?By tying home field advantage in the World Series to the outcome of the All-Star Game, baseball is hoping to lend an air of gravitas to its midsummer classic. That's going to affect Fox's coverage; the network is treating the July 15 event as more of a game and less of a spectacle. Fox will continue to mike the bases and outfield walls, but there will be no in-game interviews—a staple of All-Star Games past.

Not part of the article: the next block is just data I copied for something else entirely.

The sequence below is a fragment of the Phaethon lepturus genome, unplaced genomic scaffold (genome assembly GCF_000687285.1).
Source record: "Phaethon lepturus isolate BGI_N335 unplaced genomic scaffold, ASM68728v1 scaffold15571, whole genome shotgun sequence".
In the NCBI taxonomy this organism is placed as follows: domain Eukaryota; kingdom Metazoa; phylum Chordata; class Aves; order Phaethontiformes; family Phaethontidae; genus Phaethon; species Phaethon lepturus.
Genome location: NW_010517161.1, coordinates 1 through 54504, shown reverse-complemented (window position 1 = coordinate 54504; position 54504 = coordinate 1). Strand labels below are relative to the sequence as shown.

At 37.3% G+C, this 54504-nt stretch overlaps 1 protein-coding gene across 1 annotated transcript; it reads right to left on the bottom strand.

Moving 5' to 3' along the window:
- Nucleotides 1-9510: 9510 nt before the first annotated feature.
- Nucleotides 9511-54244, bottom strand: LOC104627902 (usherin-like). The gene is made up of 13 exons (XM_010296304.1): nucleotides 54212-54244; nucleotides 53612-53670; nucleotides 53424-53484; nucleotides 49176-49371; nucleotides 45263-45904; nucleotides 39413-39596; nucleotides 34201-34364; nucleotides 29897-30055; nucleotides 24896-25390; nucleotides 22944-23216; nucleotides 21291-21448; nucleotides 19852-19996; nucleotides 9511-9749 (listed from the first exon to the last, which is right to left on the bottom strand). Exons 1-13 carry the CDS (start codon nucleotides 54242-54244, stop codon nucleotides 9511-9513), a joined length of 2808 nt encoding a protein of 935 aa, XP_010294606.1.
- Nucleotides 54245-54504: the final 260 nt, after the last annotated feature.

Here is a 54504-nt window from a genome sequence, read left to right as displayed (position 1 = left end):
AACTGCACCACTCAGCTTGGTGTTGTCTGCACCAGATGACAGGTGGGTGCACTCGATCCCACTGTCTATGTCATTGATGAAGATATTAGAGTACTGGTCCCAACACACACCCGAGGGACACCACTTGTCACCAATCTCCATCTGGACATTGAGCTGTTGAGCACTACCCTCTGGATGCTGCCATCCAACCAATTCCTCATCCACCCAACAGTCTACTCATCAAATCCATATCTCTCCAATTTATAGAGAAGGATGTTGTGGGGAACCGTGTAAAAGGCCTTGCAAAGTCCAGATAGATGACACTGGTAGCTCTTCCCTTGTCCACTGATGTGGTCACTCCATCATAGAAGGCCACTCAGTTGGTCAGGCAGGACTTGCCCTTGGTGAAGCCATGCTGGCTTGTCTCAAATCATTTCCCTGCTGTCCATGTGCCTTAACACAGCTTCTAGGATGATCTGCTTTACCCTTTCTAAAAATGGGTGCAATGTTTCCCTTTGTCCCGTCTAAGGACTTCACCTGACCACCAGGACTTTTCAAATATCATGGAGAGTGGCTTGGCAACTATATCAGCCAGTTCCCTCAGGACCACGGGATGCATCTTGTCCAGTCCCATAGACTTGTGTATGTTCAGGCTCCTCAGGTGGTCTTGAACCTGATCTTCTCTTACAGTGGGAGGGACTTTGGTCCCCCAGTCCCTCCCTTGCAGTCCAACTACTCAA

?Of course, whether Fox can goose the All-Star Game's declining ratings will hinge on who plays and who doesn't. The unveiling of the lineups always yields reminders that the nomination process is basically a popularity contest. Consider: Hideki Matsui was voted in even though he's in his league's top 10 in just one major offensive category (RBIs, with 64). The Yankees' outfielder was boosted largely by Internet voting, which amounts to slightly less than half the votes cast. In the final week of voting, which is limited to the Internet, Matsui nabbed about 730,000 votes—roughly three times as many as Garret Anderson and Vernon Wells combined—moving him from from seventh place to second among AL outfielders. Matsui received strong Internet support from Japan, where he is a national hero. Another Japanese star, the Mariners' Ichiro Suzuki, was the AL's top vote-getter, though deservedly so. "We want our reach to be as far as possible," says baseball spokesman, Matt Gould, of Internet voting, which began in 1995. Stuffing the All-Star ballot box is nothing new. In '57 the Reds got seven starters elected by preprinting players' names on ballots that were then inserted in newspapers; in the late '80s A's fans used nails to mass-punch ballots to help get their players on the team.